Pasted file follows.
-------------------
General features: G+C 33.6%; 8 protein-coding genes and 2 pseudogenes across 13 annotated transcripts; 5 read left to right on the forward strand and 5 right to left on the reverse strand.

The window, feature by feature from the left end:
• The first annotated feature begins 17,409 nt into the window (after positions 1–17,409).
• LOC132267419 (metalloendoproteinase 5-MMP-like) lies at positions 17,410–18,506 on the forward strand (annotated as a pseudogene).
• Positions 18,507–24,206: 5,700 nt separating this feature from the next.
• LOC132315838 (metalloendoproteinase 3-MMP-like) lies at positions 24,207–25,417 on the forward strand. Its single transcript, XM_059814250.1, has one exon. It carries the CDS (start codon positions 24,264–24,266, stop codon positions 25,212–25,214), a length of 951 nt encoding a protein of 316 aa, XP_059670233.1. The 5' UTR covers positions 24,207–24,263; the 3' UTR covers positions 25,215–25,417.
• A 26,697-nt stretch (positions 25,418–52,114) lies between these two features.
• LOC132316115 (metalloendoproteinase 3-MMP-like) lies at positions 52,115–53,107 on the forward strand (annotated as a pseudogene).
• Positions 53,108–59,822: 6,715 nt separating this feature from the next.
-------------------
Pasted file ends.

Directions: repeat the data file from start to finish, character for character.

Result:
General features: G+C 33.6%; 8 protein-coding genes and 2 pseudogenes across 13 annotated transcripts; 5 read left to right on the forward strand and 5 right to left on the reverse strand.

The window, feature by feature from the left end:
• The first annotated feature begins 17,409 nt into the window (after positions 1–17,409).
• LOC132267419 (metalloendoproteinase 5-MMP-like) lies at positions 17,410–18,506 on the forward strand (annotated as a pseudogene).
• Positions 18,507–24,206: 5,700 nt separating this feature from the next.
• LOC132315838 (metalloendoproteinase 3-MMP-like) lies at positions 24,207–25,417 on the forward strand. Its single transcript, XM_059814250.1, has one exon. It carries the CDS (start codon positions 24,264–24,266, stop codon positions 25,212–25,214), a length of 951 nt encoding a protein of 316 aa, XP_059670233.1. The 5' UTR covers positions 24,207–24,263; the 3' UTR covers positions 25,215–25,417.
• A 26,697-nt stretch (positions 25,418–52,114) lies between these two features.
• LOC132316115 (metalloendoproteinase 3-MMP-like) lies at positions 52,115–53,107 on the forward strand (annotated as a pseudogene).
• Positions 53,108–59,822: 6,715 nt separating this feature from the next.